What is also happening--primarily because of the digital publishing option--is that traditional publishers are now “testing” new authors by releasing their books only as eBooks.  I recently had an experience where “Planet Song" sat in a publisher's  slush pile for eight months,  only to have that publisher tell me that he liked my book and was prepared to offer me a digital contract.  By that he meant that he would test market my book by releasing it as an e-book before committing himself to a print version.  If it sold well as an e-book it would be released in print.  This is an almost risk-free way for a publisher to take on new writers, but it has huge disadvantages for the writer.   For one thing, it means that doing a physical book launch is not possible.  If you have no print copies to sell and sign, you can't do a book launch.  It also cuts out about half of the potential readers, those who haven't yet bought into consuming books on an e-book reader or tablet.  The big one, and the reason I didn’t take up the publisher’s offer, concerned royalties.  I was offered a 30% royalty on all ebooks sales.  Self-publishing through most online venues pays an average of 70% depending on how you price the book.  This means that the publisher would be receiving 40% of the royalties on my book without actually taking on the expense of printing and distribution. I passed and released the book myself.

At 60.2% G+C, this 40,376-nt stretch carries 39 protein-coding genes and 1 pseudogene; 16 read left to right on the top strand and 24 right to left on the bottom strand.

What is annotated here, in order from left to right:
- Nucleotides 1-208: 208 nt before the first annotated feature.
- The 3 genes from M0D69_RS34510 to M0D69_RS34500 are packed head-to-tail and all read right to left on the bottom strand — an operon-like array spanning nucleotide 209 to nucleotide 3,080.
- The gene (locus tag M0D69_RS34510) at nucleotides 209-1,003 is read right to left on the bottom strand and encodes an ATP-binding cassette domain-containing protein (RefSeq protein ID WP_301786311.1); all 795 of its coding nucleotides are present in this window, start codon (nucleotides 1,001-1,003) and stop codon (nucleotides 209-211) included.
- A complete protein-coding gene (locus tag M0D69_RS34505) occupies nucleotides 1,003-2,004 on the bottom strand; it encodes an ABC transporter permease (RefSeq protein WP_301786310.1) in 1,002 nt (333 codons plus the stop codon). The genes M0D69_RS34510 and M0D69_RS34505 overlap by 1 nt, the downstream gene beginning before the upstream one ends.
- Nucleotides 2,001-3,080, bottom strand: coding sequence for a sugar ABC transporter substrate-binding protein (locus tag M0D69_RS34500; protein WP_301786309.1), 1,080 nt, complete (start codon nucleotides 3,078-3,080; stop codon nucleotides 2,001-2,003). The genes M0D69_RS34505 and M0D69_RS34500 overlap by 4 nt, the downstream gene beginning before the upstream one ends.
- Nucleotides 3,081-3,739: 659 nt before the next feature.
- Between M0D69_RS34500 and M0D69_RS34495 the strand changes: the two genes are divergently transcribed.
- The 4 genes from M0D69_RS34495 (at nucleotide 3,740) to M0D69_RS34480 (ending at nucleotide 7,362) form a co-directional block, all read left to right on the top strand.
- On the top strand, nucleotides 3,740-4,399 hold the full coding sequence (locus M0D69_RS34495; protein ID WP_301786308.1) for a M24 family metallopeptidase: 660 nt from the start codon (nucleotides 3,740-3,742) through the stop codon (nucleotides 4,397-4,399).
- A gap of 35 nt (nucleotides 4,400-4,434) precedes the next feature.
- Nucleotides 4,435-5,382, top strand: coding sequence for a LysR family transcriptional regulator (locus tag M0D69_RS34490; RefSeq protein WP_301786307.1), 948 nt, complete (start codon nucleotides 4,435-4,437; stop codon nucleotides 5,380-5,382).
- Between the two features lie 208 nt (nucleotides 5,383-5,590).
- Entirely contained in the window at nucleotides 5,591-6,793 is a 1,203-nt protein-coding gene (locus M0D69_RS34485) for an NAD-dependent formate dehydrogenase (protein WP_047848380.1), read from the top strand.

Another concern I have is that this new self-publishing phenomena is creating some unrealistic expectations in readers.  The first of these concerns pricing.  It's great that you can get a 70% royalty rate if you self-publish, but that royalty rate is dependent on price.  On Amazon you have to price your book within a specific range to get that royalty.  It starts at $2.99.  If you price your book lower than that the royalty rate drops to 35%.  So the person who prices his book at $.99 receives only about $.35 for each sale whereas the author who prices the book at $2.99 receives $2.10 in royalties. Getting a 100,000 word novel for $2.99 is very reasonable pricing.   Nevertheless a lot of authors will price their books at $.99 or give them away for free.  This has created an expectation in the e-book consumer that he can get a book at little or no expense simply by waiting for the writer to drop his prices.  A large number of websites now exist to promote free or severely-discounted e-books.  This makes it quite hard to sell a $2.99 e-book.